The Second Horseman is “card check.” Card check allows union organizers to form a bargaining unit once they receive signed authorization forms, or “cards,” from a majority of employees. The National Labor Relations Act currently permits this, but also allows employers to challenge the results and require a secret-ballot election. The Employee Free Choice Act, which passed the House last year and was defeated only by Republican opposition in the Senate, would take away the right to challenge card-check petitions except when fraud or coercion is suspected. Arguments against card check often focus on fairness: By taking away the option of a secret-ballot election, card check would make it easier for union bosses to intimidate workers into acquiescence. But consider, also, the impact of further unionization on businesses: Costs would skyrocket, profits would tank, and bankruptcies and job destruction would follow.
The Third Horseman is tax policy. While much of the political debate centered on Obama’s plan to increase marginal tax rates on the “wealthy,” a little-known footnote to his plan was a call to end the deferral of tax on the profits of U.S. multinational corporations. This is the most alarming of his many proposals.
American firms currently compete in the world economy with an enormous disadvantage. The U.S.’s nominal corporate tax rate, 35 percent, is the second-highest among OECD nations. The gap between our rate and our trading partners’ has been growing sharply; the average corporate rate among non-U.S. OECD nations had fallen all the way to 25 percent by 2007.
A little-appreciated aspect of the tax code has proved the salvation of our multinationals during these high-tax times. If a company locates its profits in a subsidiary based in a low-tax country, it does not have to pay U.S. tax on those profits until the money is sent back to the United States. So a subsidiary operating in Ireland, where the 2007 corporate tax rate was 12.5 percent, can sell its product in France and let the profit pile up in an Irish bank account indefinitely. In this scenario, the disadvantage of the U.S. rate is reduced significantly. Democrats have raged against such deferral, arguing that it encourages firms to move their activity overseas. But deferral is necessary only because of the high tax, which is in and of itself a reason for businesses to go elsewhere.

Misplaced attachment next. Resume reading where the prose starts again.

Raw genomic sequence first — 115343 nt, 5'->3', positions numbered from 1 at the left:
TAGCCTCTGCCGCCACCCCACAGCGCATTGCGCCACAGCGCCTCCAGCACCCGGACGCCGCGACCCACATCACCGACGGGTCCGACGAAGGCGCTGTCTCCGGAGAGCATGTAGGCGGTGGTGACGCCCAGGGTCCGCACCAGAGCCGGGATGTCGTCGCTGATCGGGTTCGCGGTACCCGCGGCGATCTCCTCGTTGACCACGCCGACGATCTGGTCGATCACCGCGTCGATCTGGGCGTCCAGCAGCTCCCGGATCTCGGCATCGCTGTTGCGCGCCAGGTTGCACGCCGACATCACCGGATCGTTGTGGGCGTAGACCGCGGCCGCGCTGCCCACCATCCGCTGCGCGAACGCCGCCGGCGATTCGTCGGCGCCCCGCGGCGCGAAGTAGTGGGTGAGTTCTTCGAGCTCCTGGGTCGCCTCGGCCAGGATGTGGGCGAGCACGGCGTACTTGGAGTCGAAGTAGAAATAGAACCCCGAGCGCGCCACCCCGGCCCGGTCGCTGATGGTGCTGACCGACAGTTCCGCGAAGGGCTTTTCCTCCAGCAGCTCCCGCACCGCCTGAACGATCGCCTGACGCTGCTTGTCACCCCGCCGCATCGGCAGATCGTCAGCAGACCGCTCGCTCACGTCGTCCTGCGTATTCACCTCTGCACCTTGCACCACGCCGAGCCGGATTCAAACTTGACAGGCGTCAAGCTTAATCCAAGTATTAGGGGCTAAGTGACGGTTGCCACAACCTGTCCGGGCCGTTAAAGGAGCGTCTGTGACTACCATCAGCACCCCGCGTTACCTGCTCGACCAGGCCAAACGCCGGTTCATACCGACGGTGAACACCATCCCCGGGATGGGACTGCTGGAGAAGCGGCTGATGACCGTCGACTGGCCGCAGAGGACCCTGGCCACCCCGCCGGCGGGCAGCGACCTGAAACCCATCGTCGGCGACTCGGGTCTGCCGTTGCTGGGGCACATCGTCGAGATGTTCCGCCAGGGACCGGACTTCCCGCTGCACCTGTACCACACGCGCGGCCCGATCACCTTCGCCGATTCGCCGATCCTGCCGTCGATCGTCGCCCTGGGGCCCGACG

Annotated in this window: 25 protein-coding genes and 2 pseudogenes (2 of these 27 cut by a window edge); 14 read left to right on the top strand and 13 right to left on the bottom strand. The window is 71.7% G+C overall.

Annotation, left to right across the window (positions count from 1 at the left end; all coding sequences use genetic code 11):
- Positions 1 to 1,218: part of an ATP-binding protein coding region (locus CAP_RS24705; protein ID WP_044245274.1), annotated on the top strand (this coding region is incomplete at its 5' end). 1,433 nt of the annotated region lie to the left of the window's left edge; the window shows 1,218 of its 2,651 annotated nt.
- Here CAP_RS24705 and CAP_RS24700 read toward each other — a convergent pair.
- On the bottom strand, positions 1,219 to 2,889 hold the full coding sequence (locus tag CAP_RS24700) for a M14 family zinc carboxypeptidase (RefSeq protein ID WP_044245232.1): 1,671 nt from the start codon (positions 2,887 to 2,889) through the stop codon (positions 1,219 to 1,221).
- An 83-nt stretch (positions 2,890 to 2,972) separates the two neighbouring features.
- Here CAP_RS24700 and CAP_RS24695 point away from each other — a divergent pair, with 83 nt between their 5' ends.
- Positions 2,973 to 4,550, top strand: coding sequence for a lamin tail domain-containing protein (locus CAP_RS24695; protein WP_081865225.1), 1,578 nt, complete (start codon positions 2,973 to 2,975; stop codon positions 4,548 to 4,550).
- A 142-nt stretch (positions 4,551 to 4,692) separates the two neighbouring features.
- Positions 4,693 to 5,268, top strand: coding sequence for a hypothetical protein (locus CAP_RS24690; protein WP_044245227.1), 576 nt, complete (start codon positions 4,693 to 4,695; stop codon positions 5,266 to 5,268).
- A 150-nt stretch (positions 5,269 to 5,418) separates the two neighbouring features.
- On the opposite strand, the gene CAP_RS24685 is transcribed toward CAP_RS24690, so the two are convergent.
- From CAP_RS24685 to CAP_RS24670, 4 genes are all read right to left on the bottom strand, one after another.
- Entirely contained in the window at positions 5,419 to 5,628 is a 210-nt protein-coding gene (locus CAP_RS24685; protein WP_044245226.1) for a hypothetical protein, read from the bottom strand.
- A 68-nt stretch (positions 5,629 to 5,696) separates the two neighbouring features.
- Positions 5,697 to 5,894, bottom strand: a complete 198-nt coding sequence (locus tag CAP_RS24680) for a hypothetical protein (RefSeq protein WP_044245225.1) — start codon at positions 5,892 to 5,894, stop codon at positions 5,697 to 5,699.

If Obama successfully ends deferral, our multinationals will suddenly find that costs have dramatically shifted in their disfavor. They will lose business to competitors that operate in low-tax jurisdictions, and cut back employment both here and abroad.
The Fourth Horseman is regulation. As a candidate, Obama blamed deregulation for our economy’s woes, and promised to crack down with new regulations if elected. One can bet that Obama’s efforts will not focus solely on the financial sector, and that many new costs will be imposed on American businesses generally. This despite the fact that most deregulation has been achieved on a bipartisan basis, and widely hailed as successful. Trucking and air travel, for example, are two industries that deregulation has made more efficient.
Given this list of bad policies, it’s little wonder that investors have headed to the exits. The collapse of housing prices and the financial calamity that ensued certainly started the process, but it’s hard to imagine that the market would have plunged this far without the magnifying effect of Obama’s policies — and the most chilling thought is that the market probably has not fully factored the Four Horsemen into current stock prices. It is an open question whether Obama will pursue all of his campaign promises, but the threat that he might has markets predicting apocalypse.